Professor Frazer, of The University of Queensland, is a humble recipient of the nation's top honour.
"It's a marvellous honour, especially as I follow in the footsteps of distinguished medical scientists who are recent Australians of the Year: Professor Peter Doherty, Sir Gus Nossal and Professor Fiona Wood," Professor Frazer said.
"Gus, Fiona and I all chose to be Australians and to make this country the cradle of research that aims to improve the lives of millions of people.
"It's a great privilege to be recognised by Australia as the 2006 Australian of the Year.
"But it's an even greater privilege to be able to do something tangible for the health of Australian women, and for women throughout the world," Professor Frazer said.
Professor Frazer and the late Dr Jian Zhou made a discovery at UQ more than 15 years ago that has led to the development of a vaccine for cervical cancer. The vaccine, known as Gardasil and Cervarix, is expected to become available in the developed world in mid-2006.
On Saturday (January 21) Professor Frazer was also named 2005 Australian of the Year by The Australian.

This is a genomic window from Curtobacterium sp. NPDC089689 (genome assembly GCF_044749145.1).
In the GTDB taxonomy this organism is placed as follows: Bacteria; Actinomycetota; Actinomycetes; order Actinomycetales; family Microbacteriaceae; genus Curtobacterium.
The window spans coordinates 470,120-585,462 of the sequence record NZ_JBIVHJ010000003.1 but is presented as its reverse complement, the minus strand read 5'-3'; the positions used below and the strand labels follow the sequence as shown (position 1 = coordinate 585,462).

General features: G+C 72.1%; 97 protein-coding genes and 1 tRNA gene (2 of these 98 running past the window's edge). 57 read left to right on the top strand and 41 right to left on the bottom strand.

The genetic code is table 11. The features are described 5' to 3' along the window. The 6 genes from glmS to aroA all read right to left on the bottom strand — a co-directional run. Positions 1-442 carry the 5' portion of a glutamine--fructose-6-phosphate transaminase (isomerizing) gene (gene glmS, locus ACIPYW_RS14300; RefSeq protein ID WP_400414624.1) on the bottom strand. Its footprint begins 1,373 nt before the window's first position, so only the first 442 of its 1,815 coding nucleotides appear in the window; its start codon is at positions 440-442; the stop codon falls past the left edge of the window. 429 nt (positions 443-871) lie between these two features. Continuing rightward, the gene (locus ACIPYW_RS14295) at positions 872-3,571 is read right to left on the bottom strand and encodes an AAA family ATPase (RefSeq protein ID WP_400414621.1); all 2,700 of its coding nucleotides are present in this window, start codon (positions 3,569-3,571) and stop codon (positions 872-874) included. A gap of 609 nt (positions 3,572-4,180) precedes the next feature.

Professor Frazer said Australia and other developed nations had effective Pap smear programs to reduce the incidence of cervical cancer.
"Despite this, cervical cancer continues to be a shocking disease for women in the developed world.
"Women living in poverty in the developing world, where Pap smears are not widely available, account for most of the 275,000 deaths from cervical cancer each year.
"So this vaccine has the potential to do most good in the developing world, where it could help lift women out of poverty by relieving the burden of disease.
"Women in China, birthplace of my late colleague Dr Jian Zhou,
Contact: Fiona Kennedy